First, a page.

The Dutch Cycling Embassy took a bike tour through Wicklow on a recent trip to Ireland
The group were in Ireland to view the new cycling initiatives, including the Safe Routes to School Programme which was rolled out by the National Transport Authority last year at St Kevin’s National School.
Following a presentation by the NTA, which was also attended by Cllr Mark Barry, Cllr Derek Mitchell and Cllr Lourda Scott, together with the Dutch Ambassador to Ireland, Maaike van Koldam, the group took to the streets of Greystones to see first-hand how the cycling infrastructure compares with that of Holland, where cyclists are given far greater access as well rights of way.
Margot Daris, the spokesperson for the Dutch Cycling Embassy, said the Wicklow visit provided excellent insights into the situation facing local cyclists, including those who would like to commute using a combination of bicycle and train transport, as is common in the Netherlands.
“We have undertaken this study trip to learn more about all of the good work which is taking place in Ireland, and where possible to share our experiences with our partners in Ireland.
“Last month, the Wicklow County Council undertook a cycling study trip of their own to the Netherlands where they visited Ede, Bennekom and Utrecht, and we want to ensure that we continue to share knowledge in both directions in the future,” Margot said.
Margot described the route along the shoreline in Greystones as “an amazing feeling”, not because of the views, but because the infrastructure makes it safe for cyclists.
“It is good that they have the separated bike infrastructure with a directional bike lane,” she said. “In the Netherlands we always make broader bike lines, but this was really good. It was really our favourite part of the whole week, cycling there,” she added.
The trip then took the group to the residential areas of the town, past St Kevin’s NS and back through the main street, where they got to witness the trials that cyclists in the town have to endure on a daily basis.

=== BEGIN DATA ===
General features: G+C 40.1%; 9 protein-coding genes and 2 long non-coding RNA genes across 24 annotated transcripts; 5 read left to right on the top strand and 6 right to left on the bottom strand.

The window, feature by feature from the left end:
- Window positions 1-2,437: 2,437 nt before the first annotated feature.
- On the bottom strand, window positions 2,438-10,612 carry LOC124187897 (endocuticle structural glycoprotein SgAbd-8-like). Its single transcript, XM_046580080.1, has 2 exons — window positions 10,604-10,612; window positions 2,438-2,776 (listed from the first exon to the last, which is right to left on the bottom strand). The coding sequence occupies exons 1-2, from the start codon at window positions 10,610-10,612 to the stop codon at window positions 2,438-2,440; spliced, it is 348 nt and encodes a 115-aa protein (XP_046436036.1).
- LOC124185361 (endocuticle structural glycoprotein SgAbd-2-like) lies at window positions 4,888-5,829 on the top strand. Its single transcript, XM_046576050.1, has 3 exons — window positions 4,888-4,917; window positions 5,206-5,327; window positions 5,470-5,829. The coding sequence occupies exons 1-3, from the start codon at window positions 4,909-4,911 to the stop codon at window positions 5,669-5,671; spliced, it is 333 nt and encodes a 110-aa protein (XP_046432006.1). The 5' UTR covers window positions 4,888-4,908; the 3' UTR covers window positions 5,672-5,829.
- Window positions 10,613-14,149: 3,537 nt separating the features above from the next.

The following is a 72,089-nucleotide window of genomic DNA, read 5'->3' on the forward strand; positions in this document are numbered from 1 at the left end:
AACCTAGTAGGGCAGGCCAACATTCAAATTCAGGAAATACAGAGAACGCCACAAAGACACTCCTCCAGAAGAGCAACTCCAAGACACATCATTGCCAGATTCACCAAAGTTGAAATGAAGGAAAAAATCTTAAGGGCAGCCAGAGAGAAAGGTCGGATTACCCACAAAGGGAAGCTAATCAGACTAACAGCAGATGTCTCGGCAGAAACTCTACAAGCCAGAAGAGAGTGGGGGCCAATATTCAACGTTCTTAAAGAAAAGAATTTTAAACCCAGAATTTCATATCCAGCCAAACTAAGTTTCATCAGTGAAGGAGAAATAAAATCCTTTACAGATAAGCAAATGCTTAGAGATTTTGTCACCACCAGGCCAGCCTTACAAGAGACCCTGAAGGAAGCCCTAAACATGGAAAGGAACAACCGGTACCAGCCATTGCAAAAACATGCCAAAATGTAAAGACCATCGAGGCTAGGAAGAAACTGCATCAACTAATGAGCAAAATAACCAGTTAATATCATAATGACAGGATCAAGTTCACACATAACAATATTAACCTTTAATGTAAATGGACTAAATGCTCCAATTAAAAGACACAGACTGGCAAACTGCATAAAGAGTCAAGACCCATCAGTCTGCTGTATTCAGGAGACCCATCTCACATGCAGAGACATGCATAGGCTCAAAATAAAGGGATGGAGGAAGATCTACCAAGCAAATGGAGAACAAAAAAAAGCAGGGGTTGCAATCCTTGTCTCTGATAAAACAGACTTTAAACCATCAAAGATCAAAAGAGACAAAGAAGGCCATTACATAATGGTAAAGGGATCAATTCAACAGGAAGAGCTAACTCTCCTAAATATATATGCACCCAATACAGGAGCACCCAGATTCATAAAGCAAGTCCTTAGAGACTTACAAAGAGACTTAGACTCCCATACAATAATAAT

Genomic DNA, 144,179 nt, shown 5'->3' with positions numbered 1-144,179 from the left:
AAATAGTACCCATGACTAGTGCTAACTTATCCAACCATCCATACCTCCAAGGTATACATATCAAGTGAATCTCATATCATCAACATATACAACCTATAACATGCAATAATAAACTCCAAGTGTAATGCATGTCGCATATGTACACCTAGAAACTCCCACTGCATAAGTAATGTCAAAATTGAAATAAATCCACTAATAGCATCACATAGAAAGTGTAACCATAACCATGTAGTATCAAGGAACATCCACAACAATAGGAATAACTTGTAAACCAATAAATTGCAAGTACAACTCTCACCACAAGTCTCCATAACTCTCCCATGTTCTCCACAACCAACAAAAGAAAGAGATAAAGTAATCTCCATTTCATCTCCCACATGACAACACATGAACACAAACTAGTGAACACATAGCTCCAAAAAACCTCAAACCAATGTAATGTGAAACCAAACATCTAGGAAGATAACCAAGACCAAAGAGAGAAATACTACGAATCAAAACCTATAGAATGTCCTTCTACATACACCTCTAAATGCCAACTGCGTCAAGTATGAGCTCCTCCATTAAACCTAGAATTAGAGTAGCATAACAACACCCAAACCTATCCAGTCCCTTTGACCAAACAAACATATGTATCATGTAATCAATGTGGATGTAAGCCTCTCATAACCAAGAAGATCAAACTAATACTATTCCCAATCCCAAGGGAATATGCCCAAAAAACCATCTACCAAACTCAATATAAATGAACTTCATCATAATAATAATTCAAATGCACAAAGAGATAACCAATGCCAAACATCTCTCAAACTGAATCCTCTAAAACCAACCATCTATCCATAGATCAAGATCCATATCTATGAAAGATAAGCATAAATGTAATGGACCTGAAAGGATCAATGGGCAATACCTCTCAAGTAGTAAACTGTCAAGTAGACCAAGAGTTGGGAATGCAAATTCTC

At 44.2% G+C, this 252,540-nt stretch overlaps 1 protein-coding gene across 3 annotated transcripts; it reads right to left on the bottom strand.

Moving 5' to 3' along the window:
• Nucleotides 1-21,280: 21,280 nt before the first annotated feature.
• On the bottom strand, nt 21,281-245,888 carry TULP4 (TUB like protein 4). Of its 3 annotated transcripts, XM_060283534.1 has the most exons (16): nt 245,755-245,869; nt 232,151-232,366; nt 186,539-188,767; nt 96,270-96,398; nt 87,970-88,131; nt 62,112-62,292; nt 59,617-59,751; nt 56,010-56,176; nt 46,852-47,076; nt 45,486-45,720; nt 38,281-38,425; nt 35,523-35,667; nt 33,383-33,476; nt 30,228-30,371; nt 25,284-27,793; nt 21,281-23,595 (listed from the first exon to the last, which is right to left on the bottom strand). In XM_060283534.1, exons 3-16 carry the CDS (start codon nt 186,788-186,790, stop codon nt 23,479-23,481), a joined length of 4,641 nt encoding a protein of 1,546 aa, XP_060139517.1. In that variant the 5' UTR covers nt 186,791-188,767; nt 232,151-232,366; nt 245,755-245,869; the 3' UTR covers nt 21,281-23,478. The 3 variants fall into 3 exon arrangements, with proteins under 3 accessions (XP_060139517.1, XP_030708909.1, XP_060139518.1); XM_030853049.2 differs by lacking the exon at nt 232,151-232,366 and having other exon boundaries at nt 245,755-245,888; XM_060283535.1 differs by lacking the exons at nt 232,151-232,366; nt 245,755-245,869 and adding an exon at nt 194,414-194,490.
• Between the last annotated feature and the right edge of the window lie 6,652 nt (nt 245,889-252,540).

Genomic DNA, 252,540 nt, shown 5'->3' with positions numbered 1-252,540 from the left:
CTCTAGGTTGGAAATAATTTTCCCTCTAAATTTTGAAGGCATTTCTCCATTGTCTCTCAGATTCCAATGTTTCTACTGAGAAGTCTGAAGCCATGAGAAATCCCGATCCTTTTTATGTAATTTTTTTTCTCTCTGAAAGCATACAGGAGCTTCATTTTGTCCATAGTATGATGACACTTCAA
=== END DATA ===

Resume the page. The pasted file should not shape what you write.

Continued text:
“Things got a bit more complicated because there was traffic from both sides,” said Margot. “We were cycling with a pretty big group and we noticed that drivers got annoyed because we were holding them up.
“Then we went to the main street and it was really nice stopping at the Happy Pear and it’s a nice area where they have enlarged the space.
“However, with the space taken, I’m not sure where they’re going to build a cycle lane on the main street.
“We had some discussions about how to solve this because there is just not enough space. You have a row of parked cars and this terrace and then you have the cars, so there is really not enough space for cyclists at the moment.”
In terms of solutions, what Margot had to offer may not be facilitated in a town the size of Greystones, where cars and, let’s not forget, double decker buses, compete with cyclists.
“You should think about cycling from a network level,” said Margot. “And you can’t build a cycling network without a guard network. Sometimes, you need to redirect car traffic so you have one direction lanes, or you try and keep the cars away from the main street and create a ring road around a town centre.”
The recently installed pencil bollards at St Kevin’s NS were “cute” but Margot is well aware that such projects can often meet with strong resistance.
“It takes time to change behaviour. I can imagine in the beginning, people will be frustrated because they can’t park their cars near the school. There should be campaigns around behaviour change, which I know the NTA are already running. But safety is also in numbers. The more people take up cycling, the more behaviour and attitudes will change. Drivers get used to it.”
The Dutch Ambassador Maaike van Koldam said that she looked forward to further cooperation on cycling policy between the Netherlands and Ireland, and echoed the sentiment that changing attitudes takes time.
“While the Dutch people are certainly proud of developing over 35,000 km of dedicated cycling paths which has allowed so many people in the Netherlands to commute effectively and safely by bike, this did not happen overnight.
“It took many years, and nor is the process of improving and decarbonising our transportation system complete.
“By utilising the benefits of technology and by continuing with the sort of partnerships we see today in Wicklow and across Ireland, both countries can reap the rewards and advance our progress towards achieving Net Zero,” Ambassador van Koldam said
Cllr Mitchell, who accompanied the visitors around Greystones, acknowledged that the Dutch are “experts at designing cycling facilities and keen to persuade other countries to cycle more like the Dutch do”.
“I am keen to get more children cycling to school and also encourage safe storage for electric bikes at the station. Both of these would cut down car usage,” he said.